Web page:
Additionally, speak with a medical professional before consuming it.
You need to consume flaxseed oil to use it to treat dry eyes. There is no official recommended dosage of flaxseed oil. Speak with a medical professional before taking flaxseed oil to see if they have a recommended maximum dosage for your health and situation.
For many people, one of the best ways to get flaxseed oil is to eat it as part of their diet. You can’t cook with flaxseed oil, but you can use it as the oil base for salad dressings and sauces.
Flaxseed oil can also be added to smoothies, yogurts, oatmeal, and other foods. Flaxseed oil is also already an ingredient in some products. You can find cereals, nutrition bars, and other prepackaged foods that contain flaxseed oil.
You can also use flaxseed oil as a supplement. It’s available in capsule and liquid form. Flaxseed oil supplements will have dosage recommendations included.
But the dosage recommendations will often vary because different supplements are formulated to contain different amounts of flaxseed oil. Keep in mind that supplements are not monitored closely by the FDA, so they may contain an incorrect amount of active ingredients, or ingredients that are not listed on the label.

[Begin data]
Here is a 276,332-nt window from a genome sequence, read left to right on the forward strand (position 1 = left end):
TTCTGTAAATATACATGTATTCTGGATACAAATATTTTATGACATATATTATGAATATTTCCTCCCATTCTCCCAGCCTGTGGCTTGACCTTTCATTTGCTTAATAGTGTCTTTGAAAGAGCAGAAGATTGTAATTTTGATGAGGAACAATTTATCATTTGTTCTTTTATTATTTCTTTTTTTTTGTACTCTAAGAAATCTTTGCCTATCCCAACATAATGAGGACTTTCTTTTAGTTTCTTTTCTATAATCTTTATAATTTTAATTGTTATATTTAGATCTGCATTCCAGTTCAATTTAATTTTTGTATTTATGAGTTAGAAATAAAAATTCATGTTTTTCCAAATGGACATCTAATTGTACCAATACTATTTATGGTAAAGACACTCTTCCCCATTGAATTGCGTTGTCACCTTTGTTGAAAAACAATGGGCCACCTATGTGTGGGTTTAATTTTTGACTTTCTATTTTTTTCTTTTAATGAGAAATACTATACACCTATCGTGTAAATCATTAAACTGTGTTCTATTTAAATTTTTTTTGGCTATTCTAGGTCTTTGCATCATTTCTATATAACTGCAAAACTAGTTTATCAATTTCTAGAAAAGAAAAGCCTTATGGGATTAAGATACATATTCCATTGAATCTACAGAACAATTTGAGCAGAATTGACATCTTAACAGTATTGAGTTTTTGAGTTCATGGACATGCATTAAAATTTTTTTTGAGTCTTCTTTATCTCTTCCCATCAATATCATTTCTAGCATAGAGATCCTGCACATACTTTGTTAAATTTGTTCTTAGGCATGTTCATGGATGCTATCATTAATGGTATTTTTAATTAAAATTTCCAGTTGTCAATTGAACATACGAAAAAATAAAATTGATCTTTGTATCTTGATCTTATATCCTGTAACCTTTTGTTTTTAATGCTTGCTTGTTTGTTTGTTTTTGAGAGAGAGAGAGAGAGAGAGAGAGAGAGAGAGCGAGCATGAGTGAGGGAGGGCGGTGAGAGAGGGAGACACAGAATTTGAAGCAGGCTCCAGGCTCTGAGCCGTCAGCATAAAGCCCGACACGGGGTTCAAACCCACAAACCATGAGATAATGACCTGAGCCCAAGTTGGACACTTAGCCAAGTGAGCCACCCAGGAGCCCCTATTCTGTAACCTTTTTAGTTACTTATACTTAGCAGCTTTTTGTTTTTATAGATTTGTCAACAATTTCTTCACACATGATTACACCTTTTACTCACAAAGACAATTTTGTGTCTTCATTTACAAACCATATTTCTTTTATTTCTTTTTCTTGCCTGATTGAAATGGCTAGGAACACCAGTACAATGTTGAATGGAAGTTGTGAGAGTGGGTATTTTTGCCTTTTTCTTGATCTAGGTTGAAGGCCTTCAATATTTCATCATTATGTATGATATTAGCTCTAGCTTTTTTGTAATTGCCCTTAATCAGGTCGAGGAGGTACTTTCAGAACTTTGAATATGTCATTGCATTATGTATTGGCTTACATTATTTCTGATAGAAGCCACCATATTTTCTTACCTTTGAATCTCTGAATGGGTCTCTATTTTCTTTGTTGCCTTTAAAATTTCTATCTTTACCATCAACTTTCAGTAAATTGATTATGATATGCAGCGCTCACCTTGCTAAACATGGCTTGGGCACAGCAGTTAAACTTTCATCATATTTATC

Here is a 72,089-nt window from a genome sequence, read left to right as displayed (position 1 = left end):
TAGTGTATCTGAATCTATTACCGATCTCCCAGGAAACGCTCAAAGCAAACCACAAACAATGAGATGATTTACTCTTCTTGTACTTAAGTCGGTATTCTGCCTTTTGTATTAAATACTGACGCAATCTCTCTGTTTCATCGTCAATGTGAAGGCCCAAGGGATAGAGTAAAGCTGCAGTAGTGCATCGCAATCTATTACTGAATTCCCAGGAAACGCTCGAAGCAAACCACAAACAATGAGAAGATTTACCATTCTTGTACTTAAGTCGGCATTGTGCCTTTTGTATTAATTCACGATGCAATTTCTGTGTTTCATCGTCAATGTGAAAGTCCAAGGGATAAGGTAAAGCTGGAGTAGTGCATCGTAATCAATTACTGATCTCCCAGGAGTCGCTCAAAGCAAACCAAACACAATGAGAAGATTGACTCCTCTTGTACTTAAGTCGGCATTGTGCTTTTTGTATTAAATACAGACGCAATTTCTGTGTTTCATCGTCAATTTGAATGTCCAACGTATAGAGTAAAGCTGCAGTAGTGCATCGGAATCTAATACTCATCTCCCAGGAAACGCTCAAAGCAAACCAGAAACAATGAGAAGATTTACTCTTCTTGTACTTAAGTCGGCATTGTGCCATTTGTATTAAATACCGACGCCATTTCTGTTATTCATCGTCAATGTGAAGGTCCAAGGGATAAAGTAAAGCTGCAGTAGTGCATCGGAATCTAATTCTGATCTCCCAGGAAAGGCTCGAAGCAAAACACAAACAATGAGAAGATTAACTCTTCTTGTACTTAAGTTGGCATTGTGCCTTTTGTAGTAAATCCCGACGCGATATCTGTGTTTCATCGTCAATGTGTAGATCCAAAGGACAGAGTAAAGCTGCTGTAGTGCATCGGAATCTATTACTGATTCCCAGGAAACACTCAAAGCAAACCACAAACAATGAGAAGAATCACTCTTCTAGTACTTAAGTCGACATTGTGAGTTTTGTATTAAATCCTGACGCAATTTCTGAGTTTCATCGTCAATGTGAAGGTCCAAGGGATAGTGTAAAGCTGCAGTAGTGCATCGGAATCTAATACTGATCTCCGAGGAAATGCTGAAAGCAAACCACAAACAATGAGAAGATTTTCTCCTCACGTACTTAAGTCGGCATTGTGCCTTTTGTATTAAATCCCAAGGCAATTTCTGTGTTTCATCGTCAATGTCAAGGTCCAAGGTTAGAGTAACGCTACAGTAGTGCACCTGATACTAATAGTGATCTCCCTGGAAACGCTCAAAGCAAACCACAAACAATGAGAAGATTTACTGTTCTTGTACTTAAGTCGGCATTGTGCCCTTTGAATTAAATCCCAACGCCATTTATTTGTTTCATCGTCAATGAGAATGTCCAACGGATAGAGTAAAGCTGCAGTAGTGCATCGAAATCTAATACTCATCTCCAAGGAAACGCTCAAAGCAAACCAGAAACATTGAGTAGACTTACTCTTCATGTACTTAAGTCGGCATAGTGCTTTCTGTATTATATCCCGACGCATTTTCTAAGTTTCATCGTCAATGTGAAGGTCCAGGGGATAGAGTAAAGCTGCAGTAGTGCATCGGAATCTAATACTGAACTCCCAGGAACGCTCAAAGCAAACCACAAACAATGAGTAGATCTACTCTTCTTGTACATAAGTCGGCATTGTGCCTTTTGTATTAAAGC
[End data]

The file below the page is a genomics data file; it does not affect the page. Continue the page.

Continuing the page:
You can find flaxseed oil in grocery stores, natural food stores, and drugstores.
Fish oil and flaxseed oil both contain high amounts of omega-3 fatty acids. You can get the benefits of omega-3 fatty acids from either source. However, fish oil contains docosahexaenoic acid (DHA) and eicosapentaenoic acid (EPA) while flaxseed oil contains alpha-linolenic acid (ALA).
When you consume flaxseed oil, your body converts the ALA into DHA and EPA. Your body doesn’t have to convert anything when you consume fish oil. This means your body can use more of the omega-3 fatty acids, and it might mean that you’ll see more dry eye relief from fish oil than from flaxseed oil.
However, that doesn’t mean fish oil is the right choice for everyone with dry eyes. People who follow vegetarian and vegan diets, for example, are unlikely to want to take fish oil supplements. In this case, flaxseed oil may be a great choice. Additionally, some people find that fish oil supplements have an aftertaste and simply prefer the taste of flaxseed oil.
Flaxseed oil is high in omega-3 fatty acids. There is some evidence to show that omega-3 fatty acids might be beneficial for people with dry eyes. Omega-3 fatty acids might relieve dry eyes by increasing healthy tear production, reducing inflammation, and balancing hormones.
However, these claims need more research. It’s important to use caution when taking flaxseed oil for dry eyes. Ask a medical professional before you take flaxseed oil or any other supplement.